April 26 was the official part of Uzbekistani President Islam Karimov’s visit to Moscow. Dmitry Peskov, the Spokesperson for the Russian president, said Vladimir Putin and Islam Karimov had an informal vis-à-vis meeting the day before. Today, bilateral talks will be held and a number of documents in the trade-and-economic, scientific-and-technical, and humanitarian fields will be signed. The two presidents will discuss the pressing issues on the regional and international agenda, cooperation at international organizations, including the CIS, UN, and SCO and its Summit to be held in Uzbekistan on June 23-24. The host country forms the agenda and promotes adoption of decisions. Therefore, Karimov and Putin are most likely to discuss this issue too. Labor migration will probably become another issue for discussion. By data of the Russian Foreign Ministry, there were more than 1.5 million citizens of Uzbekistan in Russia in early April 2016. In 2014, money remittances of migrants to Uzbekistan totaled about $5.5 billion. Last year, this indicator shrank by 60% due to the crisis. Moscow and Tashkent have repeatedly said they will draft and implement an agreement on organized employment of the citizens of Uzbekistan in Russia. Perhaps, the time has come.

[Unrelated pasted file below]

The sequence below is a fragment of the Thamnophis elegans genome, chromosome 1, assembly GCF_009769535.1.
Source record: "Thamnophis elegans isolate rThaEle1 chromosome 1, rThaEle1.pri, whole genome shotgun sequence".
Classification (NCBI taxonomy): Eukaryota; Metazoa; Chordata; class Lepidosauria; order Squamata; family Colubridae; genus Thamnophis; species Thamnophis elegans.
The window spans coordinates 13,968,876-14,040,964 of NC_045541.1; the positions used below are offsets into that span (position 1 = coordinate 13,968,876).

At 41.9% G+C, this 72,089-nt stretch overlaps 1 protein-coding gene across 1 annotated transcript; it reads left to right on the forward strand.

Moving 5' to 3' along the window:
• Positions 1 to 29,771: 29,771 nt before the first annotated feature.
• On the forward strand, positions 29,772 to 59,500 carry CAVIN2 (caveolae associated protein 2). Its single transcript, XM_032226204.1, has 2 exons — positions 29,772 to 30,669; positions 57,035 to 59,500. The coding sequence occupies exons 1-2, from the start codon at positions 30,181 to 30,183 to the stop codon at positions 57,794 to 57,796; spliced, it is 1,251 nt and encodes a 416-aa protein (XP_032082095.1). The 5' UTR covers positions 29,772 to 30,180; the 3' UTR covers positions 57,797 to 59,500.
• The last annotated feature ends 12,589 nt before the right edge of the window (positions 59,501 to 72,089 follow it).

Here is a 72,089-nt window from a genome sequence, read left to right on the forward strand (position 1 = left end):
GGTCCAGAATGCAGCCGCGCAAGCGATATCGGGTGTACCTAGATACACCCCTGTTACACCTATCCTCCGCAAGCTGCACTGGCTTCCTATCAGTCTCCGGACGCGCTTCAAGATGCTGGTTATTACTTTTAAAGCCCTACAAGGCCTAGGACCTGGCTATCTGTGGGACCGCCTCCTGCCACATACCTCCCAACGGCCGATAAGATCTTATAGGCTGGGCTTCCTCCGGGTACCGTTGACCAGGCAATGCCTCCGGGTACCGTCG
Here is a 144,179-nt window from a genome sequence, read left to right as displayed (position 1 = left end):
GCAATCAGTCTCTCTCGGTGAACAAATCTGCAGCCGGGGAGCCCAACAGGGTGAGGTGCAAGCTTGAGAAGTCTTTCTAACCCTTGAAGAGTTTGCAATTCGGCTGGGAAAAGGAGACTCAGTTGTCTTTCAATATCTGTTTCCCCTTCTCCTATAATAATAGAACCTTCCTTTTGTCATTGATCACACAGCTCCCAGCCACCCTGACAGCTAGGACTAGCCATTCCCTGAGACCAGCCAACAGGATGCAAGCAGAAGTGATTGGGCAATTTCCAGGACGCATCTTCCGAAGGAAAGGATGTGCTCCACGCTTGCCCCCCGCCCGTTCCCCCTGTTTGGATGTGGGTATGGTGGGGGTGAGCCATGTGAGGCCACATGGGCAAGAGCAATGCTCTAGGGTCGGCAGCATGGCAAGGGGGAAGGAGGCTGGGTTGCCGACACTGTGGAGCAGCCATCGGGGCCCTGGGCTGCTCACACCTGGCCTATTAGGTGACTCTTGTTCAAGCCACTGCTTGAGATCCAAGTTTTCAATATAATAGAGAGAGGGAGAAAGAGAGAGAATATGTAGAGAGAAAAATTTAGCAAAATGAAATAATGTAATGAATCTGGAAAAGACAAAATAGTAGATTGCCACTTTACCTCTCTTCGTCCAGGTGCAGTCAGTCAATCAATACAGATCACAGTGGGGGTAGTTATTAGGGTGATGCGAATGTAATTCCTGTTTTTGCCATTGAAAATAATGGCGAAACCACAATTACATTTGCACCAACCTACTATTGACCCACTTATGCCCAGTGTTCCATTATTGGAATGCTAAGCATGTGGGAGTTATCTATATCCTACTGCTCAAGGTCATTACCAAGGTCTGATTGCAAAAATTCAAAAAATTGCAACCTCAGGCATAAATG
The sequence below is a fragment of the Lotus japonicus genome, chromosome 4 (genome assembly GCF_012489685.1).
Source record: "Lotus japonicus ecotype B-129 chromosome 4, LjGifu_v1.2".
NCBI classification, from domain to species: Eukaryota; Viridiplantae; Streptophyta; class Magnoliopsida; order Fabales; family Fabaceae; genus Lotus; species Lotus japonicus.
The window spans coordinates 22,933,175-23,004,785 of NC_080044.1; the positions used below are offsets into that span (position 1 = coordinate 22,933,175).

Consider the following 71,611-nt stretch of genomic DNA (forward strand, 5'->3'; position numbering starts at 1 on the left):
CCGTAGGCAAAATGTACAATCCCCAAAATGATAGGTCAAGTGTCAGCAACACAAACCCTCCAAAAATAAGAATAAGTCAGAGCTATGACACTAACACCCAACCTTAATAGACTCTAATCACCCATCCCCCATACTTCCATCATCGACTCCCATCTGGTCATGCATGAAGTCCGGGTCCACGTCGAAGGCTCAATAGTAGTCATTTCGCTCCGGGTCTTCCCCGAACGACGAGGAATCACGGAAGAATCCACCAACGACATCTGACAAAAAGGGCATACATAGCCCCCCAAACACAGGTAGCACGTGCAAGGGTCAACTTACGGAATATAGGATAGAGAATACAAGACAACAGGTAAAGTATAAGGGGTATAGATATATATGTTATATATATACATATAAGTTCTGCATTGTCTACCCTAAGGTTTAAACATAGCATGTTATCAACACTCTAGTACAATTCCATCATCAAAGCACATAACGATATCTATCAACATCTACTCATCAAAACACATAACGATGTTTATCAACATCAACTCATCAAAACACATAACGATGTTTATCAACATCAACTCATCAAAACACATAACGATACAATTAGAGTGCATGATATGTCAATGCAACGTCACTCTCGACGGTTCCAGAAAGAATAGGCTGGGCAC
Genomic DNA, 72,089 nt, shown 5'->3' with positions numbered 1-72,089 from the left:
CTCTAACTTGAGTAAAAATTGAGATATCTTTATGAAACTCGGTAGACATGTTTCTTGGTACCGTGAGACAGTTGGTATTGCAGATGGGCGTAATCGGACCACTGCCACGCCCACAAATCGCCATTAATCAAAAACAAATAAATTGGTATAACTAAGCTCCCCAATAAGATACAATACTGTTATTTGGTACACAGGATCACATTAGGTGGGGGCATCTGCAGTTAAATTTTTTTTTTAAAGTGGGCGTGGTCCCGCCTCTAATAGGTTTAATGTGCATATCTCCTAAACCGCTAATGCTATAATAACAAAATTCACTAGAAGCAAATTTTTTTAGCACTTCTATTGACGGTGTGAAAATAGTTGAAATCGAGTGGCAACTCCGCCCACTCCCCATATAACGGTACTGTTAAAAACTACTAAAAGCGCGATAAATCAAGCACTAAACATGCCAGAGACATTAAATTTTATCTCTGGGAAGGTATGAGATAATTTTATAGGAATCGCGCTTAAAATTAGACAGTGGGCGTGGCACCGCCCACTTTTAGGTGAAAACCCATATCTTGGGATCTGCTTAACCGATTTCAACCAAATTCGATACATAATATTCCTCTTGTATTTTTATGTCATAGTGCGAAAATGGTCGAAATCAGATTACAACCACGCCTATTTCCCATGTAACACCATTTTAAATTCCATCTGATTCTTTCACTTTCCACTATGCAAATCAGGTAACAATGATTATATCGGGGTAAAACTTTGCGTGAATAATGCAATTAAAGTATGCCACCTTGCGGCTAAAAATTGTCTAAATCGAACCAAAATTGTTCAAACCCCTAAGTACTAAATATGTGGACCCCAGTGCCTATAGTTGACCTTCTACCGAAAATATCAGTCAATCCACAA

Leonid Gusev, a senior research fellow at the Analytical Center of the International Studies Institute at the Moscow State Institute of International Relations (MGIMO), says cooperation in the field of gas recovery may become one of the important topics for discussion. Gazprom announced it will increase the procurement of natural gas from Uzbekistan this year. The Kazakh side welcomed the idea. However, consumption of gas in Europe has decreased and questions arise concerning Gazprom’s plans.
Alexey Miller, Gazprom CEO, has quite lately reaffirmed the company’s readiness to increase gas procurement from Uzbekistan. “We highly appreciate the results of the talks with our Uzbek friends. Uzbekistan is our reliable partner in the gas field and we will continue our mutually advantageous cooperation,” he said. However, it appears that Karimov does not mind receiving more assurances in Moscow.
Another important topic is the security field, Gusev says. The stances of Russia and Uzbekistan coincide here. The two countries are concerned over Afghanistan where the situation has grown tense during the last year. Uzbekistan has a common border with Afghanistan. Besides, militants of ISIS (an extremist organization banned in Russia and other countries) have occurred in Afghanistan, while the extremist forces in Uzbekistan are quite influential. The Islamic Movement of Uzbekistan has always been considered as one the most dangerous forces in the region.